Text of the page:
Not many surprising things. I had visited Budapest in 2000 and 2015 for touristic purposes, I also had a special interest in the history of Hungary because my great grandfather was an Hungarian Freedom Fighter who migrated to Istanbul during the 1848 Revolution. That’s why I had knowledge about Hungary and Hungarian life which is not so different from the Turkish way of life. As per my observations, big similarities exist in the family relations, the child-rearing, the shopping, the eating and cooking habits, even in the languages. However, I must say that I found Hungary highly bureaucratic. Athough the compatibility to EU norms is expected, some simple processes last quite long .
Do you have Turkish friends in Budapest? Tell us something about the Turkish community in Hungary!
The Turkish community in Hungary is not so big, generally consisting of expats, students, many small entrepreneurs and a couple of big business owners. We have some Turkish friends living here who came here for diplomatic purposes, or are appointed as expat or business entrepreneurs. Unfortunately, nowadays, we are not able to meet each other frequently because of the restrictions. We generally come together to let our children meet each other or celebrate Turkish festivals or memorial days.
What are those things in Hungary that Turkish people do not know and you would like to tell them? And on the other side: what are those things in Turkey that you think Hungarians should know better?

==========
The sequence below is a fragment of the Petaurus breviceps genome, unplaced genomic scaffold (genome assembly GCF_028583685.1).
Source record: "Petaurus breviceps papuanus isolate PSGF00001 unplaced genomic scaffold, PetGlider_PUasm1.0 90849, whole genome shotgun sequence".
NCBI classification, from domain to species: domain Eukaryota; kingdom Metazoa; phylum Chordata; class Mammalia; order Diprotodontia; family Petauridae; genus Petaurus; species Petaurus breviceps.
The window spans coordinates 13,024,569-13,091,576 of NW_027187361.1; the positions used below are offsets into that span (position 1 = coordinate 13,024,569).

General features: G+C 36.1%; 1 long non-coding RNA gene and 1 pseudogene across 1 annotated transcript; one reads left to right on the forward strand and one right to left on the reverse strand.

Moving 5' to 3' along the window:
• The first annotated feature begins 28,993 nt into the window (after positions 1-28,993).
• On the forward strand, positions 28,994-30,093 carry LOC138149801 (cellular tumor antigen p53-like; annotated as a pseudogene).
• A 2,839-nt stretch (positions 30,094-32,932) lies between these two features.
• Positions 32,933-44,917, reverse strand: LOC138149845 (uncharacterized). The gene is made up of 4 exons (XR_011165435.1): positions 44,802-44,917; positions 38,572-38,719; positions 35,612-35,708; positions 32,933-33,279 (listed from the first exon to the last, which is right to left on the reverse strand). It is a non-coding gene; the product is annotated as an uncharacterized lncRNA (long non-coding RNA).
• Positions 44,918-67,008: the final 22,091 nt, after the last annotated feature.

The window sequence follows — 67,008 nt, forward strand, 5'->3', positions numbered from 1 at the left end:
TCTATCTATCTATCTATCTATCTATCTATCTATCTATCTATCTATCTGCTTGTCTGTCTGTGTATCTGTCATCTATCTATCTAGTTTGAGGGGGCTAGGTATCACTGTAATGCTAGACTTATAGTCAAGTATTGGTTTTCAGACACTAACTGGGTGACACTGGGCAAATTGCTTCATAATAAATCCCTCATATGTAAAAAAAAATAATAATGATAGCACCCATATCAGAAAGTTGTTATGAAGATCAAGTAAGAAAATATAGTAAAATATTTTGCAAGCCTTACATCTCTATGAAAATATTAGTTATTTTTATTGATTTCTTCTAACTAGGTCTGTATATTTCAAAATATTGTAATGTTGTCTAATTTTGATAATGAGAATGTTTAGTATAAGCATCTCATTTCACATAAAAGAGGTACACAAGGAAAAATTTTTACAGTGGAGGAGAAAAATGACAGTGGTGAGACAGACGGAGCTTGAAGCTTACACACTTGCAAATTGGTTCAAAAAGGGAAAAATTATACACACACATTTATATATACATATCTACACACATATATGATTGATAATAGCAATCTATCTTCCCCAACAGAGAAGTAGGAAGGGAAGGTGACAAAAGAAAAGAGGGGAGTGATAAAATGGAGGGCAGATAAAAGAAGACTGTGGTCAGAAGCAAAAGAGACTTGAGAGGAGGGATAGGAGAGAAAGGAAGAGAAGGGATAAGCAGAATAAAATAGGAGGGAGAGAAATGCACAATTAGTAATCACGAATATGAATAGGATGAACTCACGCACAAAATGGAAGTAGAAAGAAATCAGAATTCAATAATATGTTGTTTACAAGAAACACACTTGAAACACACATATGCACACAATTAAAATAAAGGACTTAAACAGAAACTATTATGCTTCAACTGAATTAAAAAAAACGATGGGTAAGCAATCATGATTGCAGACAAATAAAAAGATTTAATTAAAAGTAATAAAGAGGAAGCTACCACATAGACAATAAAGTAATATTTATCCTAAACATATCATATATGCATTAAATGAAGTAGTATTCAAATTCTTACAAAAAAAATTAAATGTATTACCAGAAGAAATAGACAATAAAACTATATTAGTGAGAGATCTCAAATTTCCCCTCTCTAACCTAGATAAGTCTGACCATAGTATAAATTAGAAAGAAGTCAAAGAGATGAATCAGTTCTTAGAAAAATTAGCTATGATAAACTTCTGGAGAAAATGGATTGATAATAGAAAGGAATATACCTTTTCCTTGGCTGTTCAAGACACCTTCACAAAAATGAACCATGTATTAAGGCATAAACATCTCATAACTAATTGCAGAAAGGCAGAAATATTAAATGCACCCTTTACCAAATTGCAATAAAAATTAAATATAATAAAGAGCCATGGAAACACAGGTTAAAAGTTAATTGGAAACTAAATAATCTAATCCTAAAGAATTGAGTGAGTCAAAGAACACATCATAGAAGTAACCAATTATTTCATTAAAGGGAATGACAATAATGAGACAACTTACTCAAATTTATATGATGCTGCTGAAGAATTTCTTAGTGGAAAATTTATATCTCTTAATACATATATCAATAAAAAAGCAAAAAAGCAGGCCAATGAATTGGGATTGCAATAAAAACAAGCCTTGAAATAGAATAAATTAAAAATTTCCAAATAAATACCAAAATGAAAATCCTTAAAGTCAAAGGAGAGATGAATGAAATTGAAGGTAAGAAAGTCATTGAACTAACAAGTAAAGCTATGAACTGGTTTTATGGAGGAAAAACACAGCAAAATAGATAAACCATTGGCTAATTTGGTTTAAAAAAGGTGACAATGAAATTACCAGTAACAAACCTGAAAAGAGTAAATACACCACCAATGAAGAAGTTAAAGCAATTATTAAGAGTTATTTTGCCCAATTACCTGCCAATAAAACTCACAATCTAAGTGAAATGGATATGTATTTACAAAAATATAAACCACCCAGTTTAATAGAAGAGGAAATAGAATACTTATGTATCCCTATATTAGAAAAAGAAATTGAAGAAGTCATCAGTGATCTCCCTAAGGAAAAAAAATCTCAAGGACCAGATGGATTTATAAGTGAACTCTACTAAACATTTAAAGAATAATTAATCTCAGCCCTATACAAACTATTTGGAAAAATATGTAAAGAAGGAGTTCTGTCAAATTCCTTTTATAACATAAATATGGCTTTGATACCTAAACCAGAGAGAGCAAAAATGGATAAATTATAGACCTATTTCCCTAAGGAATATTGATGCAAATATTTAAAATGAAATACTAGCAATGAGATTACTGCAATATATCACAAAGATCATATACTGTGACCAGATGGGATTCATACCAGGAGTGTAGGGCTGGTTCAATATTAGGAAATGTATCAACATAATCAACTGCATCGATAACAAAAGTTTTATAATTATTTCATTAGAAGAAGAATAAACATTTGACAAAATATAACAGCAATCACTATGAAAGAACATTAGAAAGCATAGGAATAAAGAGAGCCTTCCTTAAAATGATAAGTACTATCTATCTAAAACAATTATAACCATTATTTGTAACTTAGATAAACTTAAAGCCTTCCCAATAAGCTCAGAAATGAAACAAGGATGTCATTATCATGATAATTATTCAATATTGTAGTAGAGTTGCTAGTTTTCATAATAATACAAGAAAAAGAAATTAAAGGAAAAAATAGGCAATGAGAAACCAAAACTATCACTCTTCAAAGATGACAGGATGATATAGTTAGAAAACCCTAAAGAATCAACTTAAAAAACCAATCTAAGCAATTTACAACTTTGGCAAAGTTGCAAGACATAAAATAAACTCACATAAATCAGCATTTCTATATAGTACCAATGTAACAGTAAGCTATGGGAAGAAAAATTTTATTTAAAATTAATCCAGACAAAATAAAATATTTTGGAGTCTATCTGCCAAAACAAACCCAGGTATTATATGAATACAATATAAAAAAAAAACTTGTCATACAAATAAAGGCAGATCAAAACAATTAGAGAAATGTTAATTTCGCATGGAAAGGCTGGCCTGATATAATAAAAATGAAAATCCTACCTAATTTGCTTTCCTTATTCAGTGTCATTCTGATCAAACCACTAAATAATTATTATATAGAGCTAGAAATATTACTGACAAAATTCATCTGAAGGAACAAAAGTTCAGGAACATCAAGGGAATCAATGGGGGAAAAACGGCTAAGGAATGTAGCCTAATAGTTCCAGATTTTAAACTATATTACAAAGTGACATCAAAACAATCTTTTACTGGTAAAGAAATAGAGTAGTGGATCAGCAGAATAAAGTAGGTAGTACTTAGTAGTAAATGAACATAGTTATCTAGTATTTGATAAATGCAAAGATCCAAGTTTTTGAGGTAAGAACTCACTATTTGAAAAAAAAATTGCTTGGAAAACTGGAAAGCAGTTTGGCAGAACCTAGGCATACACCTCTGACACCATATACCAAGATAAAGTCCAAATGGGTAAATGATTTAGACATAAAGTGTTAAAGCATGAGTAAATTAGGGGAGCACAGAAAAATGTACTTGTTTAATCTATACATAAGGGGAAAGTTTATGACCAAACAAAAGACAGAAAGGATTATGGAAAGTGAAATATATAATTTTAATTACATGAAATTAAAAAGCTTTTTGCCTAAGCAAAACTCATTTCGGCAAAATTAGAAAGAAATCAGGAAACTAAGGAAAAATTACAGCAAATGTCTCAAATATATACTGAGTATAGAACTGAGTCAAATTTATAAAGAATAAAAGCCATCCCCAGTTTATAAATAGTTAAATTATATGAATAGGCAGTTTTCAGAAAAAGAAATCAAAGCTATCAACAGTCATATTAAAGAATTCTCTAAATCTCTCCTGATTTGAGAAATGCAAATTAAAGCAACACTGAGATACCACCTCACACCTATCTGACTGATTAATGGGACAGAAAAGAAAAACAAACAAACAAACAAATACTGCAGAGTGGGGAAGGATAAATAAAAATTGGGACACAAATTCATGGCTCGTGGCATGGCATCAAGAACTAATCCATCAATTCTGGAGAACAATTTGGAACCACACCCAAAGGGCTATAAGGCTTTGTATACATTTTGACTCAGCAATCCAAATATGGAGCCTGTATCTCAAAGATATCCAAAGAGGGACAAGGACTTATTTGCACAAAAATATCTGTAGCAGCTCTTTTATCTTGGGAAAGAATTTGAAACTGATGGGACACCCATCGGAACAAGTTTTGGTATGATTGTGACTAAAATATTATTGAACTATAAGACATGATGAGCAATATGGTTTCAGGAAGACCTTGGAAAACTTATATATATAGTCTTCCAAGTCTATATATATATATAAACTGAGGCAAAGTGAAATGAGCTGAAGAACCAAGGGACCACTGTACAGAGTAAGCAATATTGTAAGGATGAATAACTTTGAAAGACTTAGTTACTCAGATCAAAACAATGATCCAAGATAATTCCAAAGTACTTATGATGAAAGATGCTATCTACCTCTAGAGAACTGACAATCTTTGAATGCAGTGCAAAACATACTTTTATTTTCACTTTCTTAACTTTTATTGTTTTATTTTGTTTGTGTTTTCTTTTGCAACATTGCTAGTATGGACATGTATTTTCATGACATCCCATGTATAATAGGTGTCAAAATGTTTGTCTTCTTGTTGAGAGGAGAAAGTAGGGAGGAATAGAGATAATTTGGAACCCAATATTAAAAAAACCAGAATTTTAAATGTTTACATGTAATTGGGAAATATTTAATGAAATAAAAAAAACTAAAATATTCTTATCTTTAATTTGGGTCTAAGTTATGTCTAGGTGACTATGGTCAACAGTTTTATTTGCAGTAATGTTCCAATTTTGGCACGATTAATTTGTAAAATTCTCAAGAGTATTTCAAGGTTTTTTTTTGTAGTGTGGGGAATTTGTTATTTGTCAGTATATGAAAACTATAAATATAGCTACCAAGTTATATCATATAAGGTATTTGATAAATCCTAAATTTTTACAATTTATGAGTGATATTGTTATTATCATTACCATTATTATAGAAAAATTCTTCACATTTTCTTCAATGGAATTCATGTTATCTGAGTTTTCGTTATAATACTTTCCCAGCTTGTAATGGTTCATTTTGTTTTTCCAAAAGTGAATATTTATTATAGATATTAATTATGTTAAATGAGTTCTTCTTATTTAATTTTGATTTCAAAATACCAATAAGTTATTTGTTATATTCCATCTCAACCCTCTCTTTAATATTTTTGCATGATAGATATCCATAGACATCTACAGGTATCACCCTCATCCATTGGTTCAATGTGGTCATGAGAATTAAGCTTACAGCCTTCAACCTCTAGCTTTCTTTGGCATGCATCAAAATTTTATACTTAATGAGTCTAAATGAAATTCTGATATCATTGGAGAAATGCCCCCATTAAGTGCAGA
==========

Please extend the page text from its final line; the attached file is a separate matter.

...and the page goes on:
First of all, I tell to my friends in Turkey that Hungary, especially Budapest, is a very advantageous place to study. There are good universities and an enhanced cultural and artistic environment with reasonable costs. There are also very nice place to visit for tourists, especially in the spring and the Christmas season. Turkish people love spas and baths and they might not be aware of the beautiful baths of Hungary that, in my opinion, are more interesting than the ones we have in Turkey.
For the Hungarians, I suggest to visit primarily Istanbul, Cappadocia, Aegean and Mediterranean Coasts for the spring holiday so that they can have a beautiful time and also an opportunity to experience the Turkish culture. Therefore, they would be able to observe the mixture of many different cultures in one place and thus to explore the cultural similarities and closeness of nations without any prejudice. If they are interested in history than they could visit Kossuth Lajos’ house, Ferenc Rakoczi’s and Imre Thököly’s tombs as well as some monuments built by Hungarian artists.
What kind of cultural traditions do you keep in your family?
I think one of the most well-known Turkish traditions is drinking tea and coffee. Turkish people drink tea a lot, several times throughout the day. Me and my family also like drinking tea and coffee so much. Every morning, we drink tea for breakfast and a cup of Turkish coffee afterwards. By the way, breakfast is very important and may be the richest meal course for Turkish people. Every morning, we do have breakfast and consume several types of cheeses, eggs, breads, olives, butter, honey and jam that are indispensable to a traditional Turkish Breakfast. It could also be enriched with some sausages and fruits occasionally. We do not consume so much tea like other Turkish people during the day but, generally, we prepare another cup of coffee after dinner as well.